Q) What’s your background?
A) I left college and worked for my dad Eric (co-founder of the ECY Group) for a couple of months, had two accidents in their vans and they decided I was best learning somewhere else!
I got a job as an apprentice fitter with Buckton Contractors in Oldham and served my time there. I was one of the first people to do a City and Guilds plant fitter course. My claim to fame at Bucktons was that I was the only person who could reverse an onion/Cpat scraper box into the workshop with an ERF unit.
Being an apprentice was good fun, the guys used to take the mickey out of me. One of my endearing memories was spending lunchtime outside a pub on the high street where they’d chained me to a lamppost!
Q) What’s the history of Yarwoods?
A) I came to Scotland in 1977 to start ECY Scotland Limited for the family. That only lasted about five years because I then decided to get out the family business for various reasons so I bought that business off them and started Pater Yarwood Ltd.
At that time we were a distributor for Montabert hydraulic hammers. Within a year we also took on the ESCO wearparts ground engaging tool franchise. We then piled on more stuff, as you do, until you realise the agencies that make you money are the ones you sometimes spend less time on because you try to bring others on and make them work.
We took on products we thought we could sell and wasted a lot of time on them instead of concentrating on what was selling. In some cases we were ahead of our time. We sold demolition processors, which we are now hiring, which have been asleep for 15-20 years.
We resigned the Montabert distributorship and started to import Rammer hammers into the UK for the first time. Rammer specialised in big hammers at the time so that was a good area to work in. Bill McFadyen gave us our first break with Rammer on the Luss bypass. Rammer then bought another hammer manufacturer and doubled their range, but we didn’t like the way it was stacking up. We liked where we were before so we spoke to Rammer and introduced them to somebody else who would take the hammer agency on. We just bought some hammers for ourselves and went into hiring.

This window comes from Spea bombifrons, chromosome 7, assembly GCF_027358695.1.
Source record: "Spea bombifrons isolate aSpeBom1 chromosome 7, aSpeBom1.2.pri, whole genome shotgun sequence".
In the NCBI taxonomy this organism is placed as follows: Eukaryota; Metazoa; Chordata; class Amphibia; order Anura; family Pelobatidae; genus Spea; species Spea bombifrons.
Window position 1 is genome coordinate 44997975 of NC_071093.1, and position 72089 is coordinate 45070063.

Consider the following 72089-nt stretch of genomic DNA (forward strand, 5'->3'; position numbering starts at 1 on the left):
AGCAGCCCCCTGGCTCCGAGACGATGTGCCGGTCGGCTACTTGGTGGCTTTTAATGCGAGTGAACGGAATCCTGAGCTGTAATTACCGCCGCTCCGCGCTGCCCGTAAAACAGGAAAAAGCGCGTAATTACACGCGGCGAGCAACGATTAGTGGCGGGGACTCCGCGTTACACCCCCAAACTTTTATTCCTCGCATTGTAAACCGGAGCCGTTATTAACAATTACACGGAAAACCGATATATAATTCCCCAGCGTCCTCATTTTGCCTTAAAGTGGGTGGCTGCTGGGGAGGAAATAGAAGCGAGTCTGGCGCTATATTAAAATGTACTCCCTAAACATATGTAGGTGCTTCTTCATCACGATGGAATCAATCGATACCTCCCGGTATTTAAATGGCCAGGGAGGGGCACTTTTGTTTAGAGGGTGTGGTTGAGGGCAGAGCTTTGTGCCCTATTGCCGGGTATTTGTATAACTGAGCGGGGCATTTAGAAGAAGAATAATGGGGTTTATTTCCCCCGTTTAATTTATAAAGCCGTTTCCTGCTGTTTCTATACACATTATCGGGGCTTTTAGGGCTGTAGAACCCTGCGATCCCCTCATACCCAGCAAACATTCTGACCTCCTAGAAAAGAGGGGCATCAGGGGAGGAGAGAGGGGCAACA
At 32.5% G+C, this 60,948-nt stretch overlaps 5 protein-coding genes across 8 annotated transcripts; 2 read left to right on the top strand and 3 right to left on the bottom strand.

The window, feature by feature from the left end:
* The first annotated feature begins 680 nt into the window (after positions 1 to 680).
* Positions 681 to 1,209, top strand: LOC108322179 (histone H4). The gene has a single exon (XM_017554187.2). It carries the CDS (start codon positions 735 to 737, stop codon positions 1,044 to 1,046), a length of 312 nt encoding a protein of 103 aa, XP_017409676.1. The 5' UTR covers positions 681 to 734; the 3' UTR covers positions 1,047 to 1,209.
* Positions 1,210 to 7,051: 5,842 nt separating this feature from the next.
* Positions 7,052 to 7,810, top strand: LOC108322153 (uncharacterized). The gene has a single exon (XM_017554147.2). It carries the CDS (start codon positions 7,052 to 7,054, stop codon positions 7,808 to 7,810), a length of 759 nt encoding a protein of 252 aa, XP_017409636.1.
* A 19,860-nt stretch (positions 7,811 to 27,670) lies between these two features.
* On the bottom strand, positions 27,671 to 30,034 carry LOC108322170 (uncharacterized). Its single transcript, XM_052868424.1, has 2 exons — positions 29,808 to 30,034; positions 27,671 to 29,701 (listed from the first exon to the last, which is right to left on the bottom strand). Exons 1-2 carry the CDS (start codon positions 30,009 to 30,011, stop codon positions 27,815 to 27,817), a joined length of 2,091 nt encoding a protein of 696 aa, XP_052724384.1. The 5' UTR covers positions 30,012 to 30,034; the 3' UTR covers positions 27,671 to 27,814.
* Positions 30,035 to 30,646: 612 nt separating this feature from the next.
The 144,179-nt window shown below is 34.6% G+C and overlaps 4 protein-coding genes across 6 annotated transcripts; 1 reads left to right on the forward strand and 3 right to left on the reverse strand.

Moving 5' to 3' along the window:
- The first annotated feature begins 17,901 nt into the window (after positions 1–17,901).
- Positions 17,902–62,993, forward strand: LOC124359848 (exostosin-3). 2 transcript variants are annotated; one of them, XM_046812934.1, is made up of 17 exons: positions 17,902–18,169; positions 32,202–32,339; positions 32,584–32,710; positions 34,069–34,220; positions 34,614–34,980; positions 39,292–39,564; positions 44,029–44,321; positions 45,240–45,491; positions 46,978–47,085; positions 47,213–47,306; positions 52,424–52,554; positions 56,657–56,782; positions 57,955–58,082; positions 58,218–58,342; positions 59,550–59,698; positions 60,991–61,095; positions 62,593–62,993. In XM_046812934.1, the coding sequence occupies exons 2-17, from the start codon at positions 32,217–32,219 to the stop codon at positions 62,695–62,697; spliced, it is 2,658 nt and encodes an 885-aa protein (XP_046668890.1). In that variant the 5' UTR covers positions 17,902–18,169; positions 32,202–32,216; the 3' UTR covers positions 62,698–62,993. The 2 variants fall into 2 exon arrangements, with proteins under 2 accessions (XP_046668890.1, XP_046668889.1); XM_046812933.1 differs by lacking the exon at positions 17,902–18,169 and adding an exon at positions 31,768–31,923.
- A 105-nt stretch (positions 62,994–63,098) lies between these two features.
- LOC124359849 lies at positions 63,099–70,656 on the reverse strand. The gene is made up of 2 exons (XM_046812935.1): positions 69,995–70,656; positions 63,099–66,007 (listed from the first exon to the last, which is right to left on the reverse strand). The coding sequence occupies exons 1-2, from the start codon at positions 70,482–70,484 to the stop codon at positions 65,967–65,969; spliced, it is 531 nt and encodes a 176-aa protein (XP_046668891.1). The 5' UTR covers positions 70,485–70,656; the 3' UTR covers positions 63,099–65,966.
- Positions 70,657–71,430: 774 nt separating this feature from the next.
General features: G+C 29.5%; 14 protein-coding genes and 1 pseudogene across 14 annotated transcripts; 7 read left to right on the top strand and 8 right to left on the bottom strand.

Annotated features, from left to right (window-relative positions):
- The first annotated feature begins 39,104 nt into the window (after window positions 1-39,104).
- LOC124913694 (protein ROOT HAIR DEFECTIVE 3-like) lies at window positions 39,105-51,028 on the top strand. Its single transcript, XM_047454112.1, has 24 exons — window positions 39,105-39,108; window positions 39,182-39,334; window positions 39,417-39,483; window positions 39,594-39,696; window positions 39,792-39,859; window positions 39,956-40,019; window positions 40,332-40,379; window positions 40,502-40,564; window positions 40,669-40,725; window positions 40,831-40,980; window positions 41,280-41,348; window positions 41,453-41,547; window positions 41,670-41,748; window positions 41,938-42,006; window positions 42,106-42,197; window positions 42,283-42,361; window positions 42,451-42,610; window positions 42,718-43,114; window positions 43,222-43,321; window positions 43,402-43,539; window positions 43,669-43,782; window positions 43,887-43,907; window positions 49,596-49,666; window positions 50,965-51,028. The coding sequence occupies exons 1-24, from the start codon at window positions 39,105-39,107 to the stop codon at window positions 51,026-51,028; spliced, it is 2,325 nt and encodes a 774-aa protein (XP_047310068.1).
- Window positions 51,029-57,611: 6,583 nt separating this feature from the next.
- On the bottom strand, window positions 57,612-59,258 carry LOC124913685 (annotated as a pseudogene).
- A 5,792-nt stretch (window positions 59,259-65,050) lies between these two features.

ESCO had been growing and our sales to the opencast industry meant it was building into a real business by now. We had pretty much all the opencast in England and together with the two biggest granite quarries – Glensanda and Mount Sorrel – we became a big player in the ESCO market.
We moved to Caldercruix and rented part of the workshop to a welding and fabrication business, which went bust. We took on their guys and started doing welding and fabrication. We built buckets for the construction industry but there wasn’t much money in it due to the number of people doing it, but we had contacts via ESCO in the mines and in dredging so we set off after that market and had some fantastic business. But it was up and down and we closed that side of things down when the financial downturn came.
We were approached by Toku at that point. We’d been out of selling hammers for years and were a bit reluctant to take on something else. We went to Japan to take a look and I immediately loved the product. We started to import Toku, which has served us very well ever since.
Q) What does the future hold?
A) Peter Yarwood Ltd is now closed. There is a new company called Yarwoods Excavator Attachments Ltd, which started trading on February 1. Henry Brain is my new business partner who has bought into the business. It has a good financial base and has my attention for five years, at which point Henry will buy me out.
I’m planning to work a couple of days a week and Henry is the managing director.
Q) What have been your most memorable and challenging moments?